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Parents and Baby

Q-METRIC: Quality Measurement, Evaluation, Testing, Review, and Implementation Consortium

The quality of health care for children in the United States is far from optimal; assessing levels of care is an essential first step to identify areas for change. The Quality Measurement, Evaluation, Testing, Review, and Implementation Consortium (Q-METRIC) at the University of Michigan is devoted to developing quality measures designed to gauge how consistently everyday care for children measures up to established best practices. The Q-METRIC team, led by principal investigator Gary Freed, MD, MPH, has conceptualized and tested more than 50 quality measures, working with expert panels, research clinicians, and data specialists.

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Featured Faculty

Parents and Baby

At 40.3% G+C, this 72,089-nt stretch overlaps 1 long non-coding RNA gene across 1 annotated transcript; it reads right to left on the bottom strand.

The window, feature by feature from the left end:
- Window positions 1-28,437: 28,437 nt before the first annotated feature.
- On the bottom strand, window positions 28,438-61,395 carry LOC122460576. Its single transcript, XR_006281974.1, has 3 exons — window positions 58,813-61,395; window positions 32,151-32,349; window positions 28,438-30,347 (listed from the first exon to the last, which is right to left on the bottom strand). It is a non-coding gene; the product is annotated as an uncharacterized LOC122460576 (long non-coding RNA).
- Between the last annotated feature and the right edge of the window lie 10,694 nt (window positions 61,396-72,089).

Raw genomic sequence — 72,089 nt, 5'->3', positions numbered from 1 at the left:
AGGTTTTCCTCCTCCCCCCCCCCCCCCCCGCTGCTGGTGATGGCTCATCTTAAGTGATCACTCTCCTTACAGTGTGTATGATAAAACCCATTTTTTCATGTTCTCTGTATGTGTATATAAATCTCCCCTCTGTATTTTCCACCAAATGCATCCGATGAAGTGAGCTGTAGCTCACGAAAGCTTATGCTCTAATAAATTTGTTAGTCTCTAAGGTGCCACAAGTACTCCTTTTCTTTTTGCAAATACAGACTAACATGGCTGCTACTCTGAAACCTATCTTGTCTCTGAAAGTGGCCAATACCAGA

Matthew M. Davis, M.D., M.A.P.P.

Matthew M. Davis, M.D., M.A.P.P., is Professor of Pediatrics and Professor of Internal Medicine at the University of Michigan Health System and Professor of Public Policy at the Gerald R. Ford School of Public Policy, University of Michigan. Dr. Davis earned his M.D. cum laude from Harvard Medical School and trained in pediatrics and internal medicine at the Children's Hospital and Brigham and Women's Hospital in Boston. He trained in public policy and health services research as a Robert Wood Johnson Foundation Clinical Scholar and Irving Harris Child Policy Fellow at the University of Chicago.

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Research from the National Poll on Children's Health

More Parents Could Be Putting the Brakes on their Teen Drivers

Teen drivers are at the highest risk for crashes and crash-related fatalities. Teens are particularly vulnerable to distractions while driving. In September 2015, the C.S. Mott Children’s Hospital National Poll on Children’s Health asked parents of teens 13-18 years old and teens themselves about limits placed on driving circumstances that can increase a teen driver’s risk of a crash.